2007 Wrap-up II: KML is Outta This World

Tuesday, January 22, 2008 at 1:57:00 PM

A couple of weeks ago, Pamela Fox presented a 2007 wrap-up for the Maps API. So I thought this week, in honor of Pamela's year here, and a pretty amazing year for KML, I'd try to come up with a list of the exciting new developments in KML. It turned out to be pretty easy to do.

KML 2.2 A new version of KML came out in May of 2007, and it included the following new elements:

  • atom:author and atom:link: two new elements to help you do attribution in KML files.
  • Camera: Allows you to position the view point
  • displayMode: A child element of BalloonStyle, allowing you to hide or reveal a description balloon.
  • ExtendedData and SchemaData which allow you to put in your own structured data, type it if you want, and create powerful balloon templating.
  • maxSessionLength: Allows you to control the length of a NetworkLink session.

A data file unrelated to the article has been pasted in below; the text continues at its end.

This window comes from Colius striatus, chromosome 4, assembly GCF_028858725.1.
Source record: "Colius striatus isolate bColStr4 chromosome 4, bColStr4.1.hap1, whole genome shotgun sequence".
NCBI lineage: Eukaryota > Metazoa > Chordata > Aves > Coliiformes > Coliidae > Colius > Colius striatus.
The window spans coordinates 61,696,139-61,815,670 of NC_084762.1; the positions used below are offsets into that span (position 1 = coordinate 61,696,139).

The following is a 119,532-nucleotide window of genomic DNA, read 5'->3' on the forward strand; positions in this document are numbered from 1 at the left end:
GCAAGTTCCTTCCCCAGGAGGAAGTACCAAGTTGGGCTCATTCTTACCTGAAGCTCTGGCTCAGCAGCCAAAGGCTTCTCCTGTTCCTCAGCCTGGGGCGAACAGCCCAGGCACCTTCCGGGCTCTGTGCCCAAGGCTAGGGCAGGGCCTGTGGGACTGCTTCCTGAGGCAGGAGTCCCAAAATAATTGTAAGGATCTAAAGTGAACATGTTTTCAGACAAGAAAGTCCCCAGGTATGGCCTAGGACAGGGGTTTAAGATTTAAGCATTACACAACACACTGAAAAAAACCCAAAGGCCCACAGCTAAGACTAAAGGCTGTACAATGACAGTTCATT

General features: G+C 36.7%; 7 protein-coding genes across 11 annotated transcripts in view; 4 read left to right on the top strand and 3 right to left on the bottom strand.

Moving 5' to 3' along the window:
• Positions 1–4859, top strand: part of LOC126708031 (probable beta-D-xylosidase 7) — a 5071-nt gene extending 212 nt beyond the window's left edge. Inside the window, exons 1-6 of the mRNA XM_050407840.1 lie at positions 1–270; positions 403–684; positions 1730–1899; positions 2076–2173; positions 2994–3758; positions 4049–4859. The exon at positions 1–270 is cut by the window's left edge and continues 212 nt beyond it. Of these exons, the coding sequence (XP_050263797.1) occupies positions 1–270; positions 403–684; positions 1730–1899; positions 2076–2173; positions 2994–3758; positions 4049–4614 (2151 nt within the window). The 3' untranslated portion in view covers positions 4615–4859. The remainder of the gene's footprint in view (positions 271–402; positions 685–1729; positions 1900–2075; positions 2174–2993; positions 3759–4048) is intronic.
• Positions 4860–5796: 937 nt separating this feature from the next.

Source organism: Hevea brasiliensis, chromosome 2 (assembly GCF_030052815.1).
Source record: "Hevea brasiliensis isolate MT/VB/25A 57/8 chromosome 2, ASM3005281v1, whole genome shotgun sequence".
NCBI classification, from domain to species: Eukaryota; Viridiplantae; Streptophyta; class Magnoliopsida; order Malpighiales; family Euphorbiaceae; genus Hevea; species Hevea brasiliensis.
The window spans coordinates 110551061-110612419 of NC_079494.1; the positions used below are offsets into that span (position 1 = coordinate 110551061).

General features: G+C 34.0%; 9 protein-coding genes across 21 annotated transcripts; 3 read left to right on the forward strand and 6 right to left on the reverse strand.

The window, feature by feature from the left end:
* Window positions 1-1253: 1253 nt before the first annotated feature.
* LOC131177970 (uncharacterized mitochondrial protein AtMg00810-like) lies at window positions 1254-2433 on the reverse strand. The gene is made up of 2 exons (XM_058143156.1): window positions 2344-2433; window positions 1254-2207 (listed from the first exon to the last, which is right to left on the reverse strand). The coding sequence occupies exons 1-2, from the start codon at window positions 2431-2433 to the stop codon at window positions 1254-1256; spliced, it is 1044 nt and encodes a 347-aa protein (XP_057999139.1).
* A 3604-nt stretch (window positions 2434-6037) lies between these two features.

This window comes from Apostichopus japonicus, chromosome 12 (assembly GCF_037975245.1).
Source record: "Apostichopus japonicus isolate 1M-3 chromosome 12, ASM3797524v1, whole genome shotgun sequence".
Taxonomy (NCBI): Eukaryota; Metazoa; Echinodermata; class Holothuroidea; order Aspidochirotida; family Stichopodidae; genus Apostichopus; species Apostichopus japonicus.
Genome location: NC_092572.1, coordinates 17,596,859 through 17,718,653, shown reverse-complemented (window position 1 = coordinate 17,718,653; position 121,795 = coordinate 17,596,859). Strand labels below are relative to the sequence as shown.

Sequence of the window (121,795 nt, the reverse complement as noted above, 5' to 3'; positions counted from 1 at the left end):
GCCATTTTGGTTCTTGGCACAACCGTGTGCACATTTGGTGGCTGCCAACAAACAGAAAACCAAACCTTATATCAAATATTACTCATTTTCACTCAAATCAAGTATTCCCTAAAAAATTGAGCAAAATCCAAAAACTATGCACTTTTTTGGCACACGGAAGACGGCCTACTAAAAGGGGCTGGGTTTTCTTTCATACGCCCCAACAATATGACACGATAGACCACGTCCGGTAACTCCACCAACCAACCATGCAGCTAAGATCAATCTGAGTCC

• PhotoOverlay: Allows you to create really rich and deep image overlays.
  • ResourceMap: For models, this allows you to move and rename texture files without having to update the original Collada file.

Sky Mode
In the summer, we released Sky in Google Earth. Much of KML is supported in Sky. More details about using KML for Sky can be found in our article "Sky Data in KML."

New Documentation We revamped the KML documentation site, and moved it to code.google.com/apis/kml/. In the process, we created a new series of articles called "Topics in KML" which covers topics like "Time and Animation," "Adding Custom Data," and "Updates." We also added four additional articles outside the core documentation: "Geocoding Addresses for Use in KML", "Using PHP and MySQL to create KML"", "Using KML in Google Mashup Editor" by guest author Valery Hronusov, and "Using Google Pages to Host Your KML."

Google Gives Away KML No, not as in we gave up on KML, but we are releasing it as an open standard. In April of 2007, the Open Geospatial Consortium(OGC) adopted KML 2.1 as a Best Practice. In June of 2007, they updated the Best Practice to KML 2.2. They then started work on finalizing KML 2.2 as an OGC specification. We've been active participants in this process, and when the work is complete the KML specification will no longer be controlled or owned by Google. Basically, as part of our commitment to open standards, Google is giving KML to the world. If you want more info on KML, check out the documentation above, or go to the KML Developer Support forum.